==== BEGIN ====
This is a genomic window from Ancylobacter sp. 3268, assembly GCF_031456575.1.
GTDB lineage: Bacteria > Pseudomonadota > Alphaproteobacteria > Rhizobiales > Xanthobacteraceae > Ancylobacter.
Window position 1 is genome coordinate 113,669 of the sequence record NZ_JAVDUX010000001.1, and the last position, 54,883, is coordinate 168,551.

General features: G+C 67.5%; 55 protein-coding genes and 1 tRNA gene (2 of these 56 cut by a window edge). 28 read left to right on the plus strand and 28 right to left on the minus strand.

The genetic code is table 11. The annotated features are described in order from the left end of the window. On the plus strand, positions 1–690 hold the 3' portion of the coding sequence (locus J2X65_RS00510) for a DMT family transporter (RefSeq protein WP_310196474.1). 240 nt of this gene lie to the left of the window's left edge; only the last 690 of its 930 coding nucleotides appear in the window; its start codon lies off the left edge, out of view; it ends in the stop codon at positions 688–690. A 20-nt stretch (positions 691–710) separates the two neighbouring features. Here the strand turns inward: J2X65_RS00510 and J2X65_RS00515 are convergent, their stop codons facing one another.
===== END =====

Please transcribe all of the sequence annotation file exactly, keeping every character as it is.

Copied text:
This is a genomic window from Ancylobacter sp. 3268, assembly GCF_031456575.1.
GTDB lineage: Bacteria > Pseudomonadota > Alphaproteobacteria > Rhizobiales > Xanthobacteraceae > Ancylobacter.
Window position 1 is genome coordinate 113,669 of the sequence record NZ_JAVDUX010000001.1, and the last position, 54,883, is coordinate 168,551.

General features: G+C 67.5%; 55 protein-coding genes and 1 tRNA gene (2 of these 56 cut by a window edge). 28 read left to right on the plus strand and 28 right to left on the minus strand.

The genetic code is table 11. The annotated features are described in order from the left end of the window. On the plus strand, positions 1–690 hold the 3' portion of the coding sequence (locus J2X65_RS00510) for a DMT family transporter (RefSeq protein WP_310196474.1). 240 nt of this gene lie to the left of the window's left edge; only the last 690 of its 930 coding nucleotides appear in the window; its start codon lies off the left edge, out of view; it ends in the stop codon at positions 688–690. A 20-nt stretch (positions 691–710) separates the two neighbouring features. Here the strand turns inward: J2X65_RS00510 and J2X65_RS00515 are convergent, their stop codons facing one another.